• Written by Leah Ruppanner, Associate Professor in Sociology and Co-Director of The Policy Lab, University of Melbourne
Women’s perceptions of 'gender linked fate' were contingent on two dimensions: their race and their marital status. Shutterstock

The polls were wrong in the last US and Australian federal elections. Hillary Clinton was favoured to win at a margin of 85% to Donald Trump’s 15%. And Bill Shorten was expected to defeat Scott Morrison.

But what the polls perhaps didn’t reveal was that conservative candidates in both countries had captured an unexpected electorate: women.

Hillary Clinton performed poorly among white women because, as some argued, she couldn’t emotionally connect to voters.

Bill Shorten also lost women’s votes, pushing them towards the Coalition.


Read more: She'll be right: why conservative voters fail to see gender as an obstacle to political success


Women are swinging elections in the US and Australia in ways analysts have struggled to predict. So, what is going on with female voters? Our two recent studies can help explain.

Gender linked fate

Our earlier study suggests a key to understanding women’s political attitudes is their perception their futures are connected to what happens to other women, or their “gender linked fate”.

The idea of a linked fate has long been used to explain voting patterns of racial minority groups. Individual African-Americans, for example, have generally understood their futures to be closely tied to the well-being of the whole group.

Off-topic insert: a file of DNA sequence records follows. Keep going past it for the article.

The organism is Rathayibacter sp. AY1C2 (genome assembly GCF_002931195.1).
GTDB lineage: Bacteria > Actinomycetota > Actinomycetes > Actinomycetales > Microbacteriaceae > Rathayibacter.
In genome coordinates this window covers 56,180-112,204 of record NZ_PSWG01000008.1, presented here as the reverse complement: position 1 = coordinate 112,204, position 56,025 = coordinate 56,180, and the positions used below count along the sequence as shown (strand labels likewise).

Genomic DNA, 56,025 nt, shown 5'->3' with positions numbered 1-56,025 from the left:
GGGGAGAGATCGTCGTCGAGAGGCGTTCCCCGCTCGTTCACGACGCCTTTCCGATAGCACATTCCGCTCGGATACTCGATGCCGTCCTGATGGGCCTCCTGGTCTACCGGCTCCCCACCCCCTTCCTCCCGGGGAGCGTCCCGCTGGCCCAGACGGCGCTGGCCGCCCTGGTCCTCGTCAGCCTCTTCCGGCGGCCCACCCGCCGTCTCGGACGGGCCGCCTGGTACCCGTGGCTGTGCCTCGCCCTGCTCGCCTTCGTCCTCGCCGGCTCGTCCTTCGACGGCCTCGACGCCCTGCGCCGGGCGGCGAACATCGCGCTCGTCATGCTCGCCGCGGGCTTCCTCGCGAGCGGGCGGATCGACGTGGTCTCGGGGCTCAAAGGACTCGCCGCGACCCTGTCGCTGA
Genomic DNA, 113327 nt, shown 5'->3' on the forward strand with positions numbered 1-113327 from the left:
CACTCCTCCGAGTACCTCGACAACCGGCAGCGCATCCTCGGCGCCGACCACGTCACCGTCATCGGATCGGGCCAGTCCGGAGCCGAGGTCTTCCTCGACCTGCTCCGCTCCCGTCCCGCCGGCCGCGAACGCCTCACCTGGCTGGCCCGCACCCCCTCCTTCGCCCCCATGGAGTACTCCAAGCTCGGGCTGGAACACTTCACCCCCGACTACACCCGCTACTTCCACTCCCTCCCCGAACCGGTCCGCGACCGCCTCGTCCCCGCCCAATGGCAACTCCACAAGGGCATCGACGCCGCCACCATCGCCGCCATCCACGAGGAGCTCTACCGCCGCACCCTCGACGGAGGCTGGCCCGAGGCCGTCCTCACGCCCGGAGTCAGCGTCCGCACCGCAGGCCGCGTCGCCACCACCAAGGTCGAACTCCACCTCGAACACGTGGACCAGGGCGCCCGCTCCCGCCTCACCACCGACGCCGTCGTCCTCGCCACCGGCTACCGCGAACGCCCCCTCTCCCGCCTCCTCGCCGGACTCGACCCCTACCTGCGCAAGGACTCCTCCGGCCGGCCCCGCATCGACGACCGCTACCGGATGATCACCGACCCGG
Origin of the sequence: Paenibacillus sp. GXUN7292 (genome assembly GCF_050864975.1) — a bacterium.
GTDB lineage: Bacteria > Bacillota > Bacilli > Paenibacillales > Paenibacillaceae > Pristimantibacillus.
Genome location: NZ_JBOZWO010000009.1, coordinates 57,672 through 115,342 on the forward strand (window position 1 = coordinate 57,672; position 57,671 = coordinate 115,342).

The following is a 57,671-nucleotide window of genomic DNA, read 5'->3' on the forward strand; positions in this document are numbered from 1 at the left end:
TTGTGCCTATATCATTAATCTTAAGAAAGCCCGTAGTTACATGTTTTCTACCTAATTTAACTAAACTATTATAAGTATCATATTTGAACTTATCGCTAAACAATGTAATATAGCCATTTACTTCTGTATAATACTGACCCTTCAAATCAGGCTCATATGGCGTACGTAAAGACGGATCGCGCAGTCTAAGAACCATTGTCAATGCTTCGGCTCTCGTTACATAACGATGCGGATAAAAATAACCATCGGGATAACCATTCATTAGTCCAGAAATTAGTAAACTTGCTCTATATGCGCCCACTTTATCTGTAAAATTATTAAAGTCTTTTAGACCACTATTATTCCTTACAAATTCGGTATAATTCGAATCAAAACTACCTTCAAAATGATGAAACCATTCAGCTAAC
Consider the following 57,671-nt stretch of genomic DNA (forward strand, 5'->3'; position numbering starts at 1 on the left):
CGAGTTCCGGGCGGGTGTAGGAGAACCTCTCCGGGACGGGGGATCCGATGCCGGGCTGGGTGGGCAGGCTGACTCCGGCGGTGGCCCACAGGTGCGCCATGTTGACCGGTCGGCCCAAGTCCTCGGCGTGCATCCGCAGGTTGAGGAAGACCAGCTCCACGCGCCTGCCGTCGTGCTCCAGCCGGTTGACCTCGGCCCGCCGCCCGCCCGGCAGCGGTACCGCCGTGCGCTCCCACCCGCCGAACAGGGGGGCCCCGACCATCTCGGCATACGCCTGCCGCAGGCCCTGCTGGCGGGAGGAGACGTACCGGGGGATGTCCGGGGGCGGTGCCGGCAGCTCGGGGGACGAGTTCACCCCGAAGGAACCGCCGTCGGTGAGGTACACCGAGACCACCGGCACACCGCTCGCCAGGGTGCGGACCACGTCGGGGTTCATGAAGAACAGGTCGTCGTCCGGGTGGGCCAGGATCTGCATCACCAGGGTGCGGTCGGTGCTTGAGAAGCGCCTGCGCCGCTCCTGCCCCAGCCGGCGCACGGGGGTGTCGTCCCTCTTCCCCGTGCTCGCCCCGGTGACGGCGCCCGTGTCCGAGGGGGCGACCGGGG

This sense of linked fate helps explain why African-Americans vote as a block for more liberal candidates. Supporting the group is more important than individual preferences.

In this study, we assessed whether women experience a sense of linked fate to other women. And we found something striking in our US sample. Women’s perceptions of gender linked fate were contingent on two dimensions: their race and their marital status.

African-American women reported higher levels of gender-linked fate than whites, regardless of whether they were married, single or divorced. But for white and Latina women, gender-linked fate was tied to their marital status.

Only 18% of married white women reported their futures were strongly connected to other women compared to 38% of single and 30% of divorced white women. The patterns are similar for Latina women. This means for these two racial groups, heterosexual marriage leads them to feel less connected to other women.


Read more: NZ was first to grant women the vote in 1893, but then took 26 years to let them stand for parliament


Marriage is shown to shift couples’ attitudes, making them more similar to each other over the course of marriage. But, the shift is not even.

Rather, women become more conservative and see themselves as less connected to other women over the duration of the marriage.

Single women, on the other hand, are more supportive of feminist issues than married women, with feminist attitudes intensifying for women who rely more heavily on their own earnings.